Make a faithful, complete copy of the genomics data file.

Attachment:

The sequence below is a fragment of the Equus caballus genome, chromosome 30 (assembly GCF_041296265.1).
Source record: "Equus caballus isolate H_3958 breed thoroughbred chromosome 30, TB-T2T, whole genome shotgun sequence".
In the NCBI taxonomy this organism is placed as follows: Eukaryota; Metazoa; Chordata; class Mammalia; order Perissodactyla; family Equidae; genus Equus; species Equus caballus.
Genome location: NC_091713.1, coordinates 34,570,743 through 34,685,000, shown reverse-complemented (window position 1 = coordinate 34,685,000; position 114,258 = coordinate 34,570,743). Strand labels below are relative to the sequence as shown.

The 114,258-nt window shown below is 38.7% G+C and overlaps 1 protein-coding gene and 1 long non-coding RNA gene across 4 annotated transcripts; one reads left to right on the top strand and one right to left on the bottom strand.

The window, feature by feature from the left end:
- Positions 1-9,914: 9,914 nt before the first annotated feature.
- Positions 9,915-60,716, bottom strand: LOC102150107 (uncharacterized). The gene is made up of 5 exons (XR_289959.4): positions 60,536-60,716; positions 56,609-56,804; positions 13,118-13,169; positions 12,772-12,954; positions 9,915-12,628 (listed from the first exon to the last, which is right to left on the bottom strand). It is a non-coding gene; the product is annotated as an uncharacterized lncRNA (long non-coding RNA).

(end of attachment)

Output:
The sequence below is a fragment of the Equus caballus genome, chromosome 30 (assembly GCF_041296265.1).
Source record: "Equus caballus isolate H_3958 breed thoroughbred chromosome 30, TB-T2T, whole genome shotgun sequence".
In the NCBI taxonomy this organism is placed as follows: Eukaryota; Metazoa; Chordata; class Mammalia; order Perissodactyla; family Equidae; genus Equus; species Equus caballus.
Genome location: NC_091713.1, coordinates 34,570,743 through 34,685,000, shown reverse-complemented (window position 1 = coordinate 34,685,000; position 114,258 = coordinate 34,570,743). Strand labels below are relative to the sequence as shown.

The 114,258-nt window shown below is 38.7% G+C and overlaps 1 protein-coding gene and 1 long non-coding RNA gene across 4 annotated transcripts; one reads left to right on the top strand and one right to left on the bottom strand.

The window, feature by feature from the left end:
- Positions 1-9,914: 9,914 nt before the first annotated feature.
- Positions 9,915-60,716, bottom strand: LOC102150107 (uncharacterized). The gene is made up of 5 exons (XR_289959.4): positions 60,536-60,716; positions 56,609-56,804; positions 13,118-13,169; positions 12,772-12,954; positions 9,915-12,628 (listed from the first exon to the last, which is right to left on the bottom strand). It is a non-coding gene; the product is annotated as an uncharacterized lncRNA (long non-coding RNA).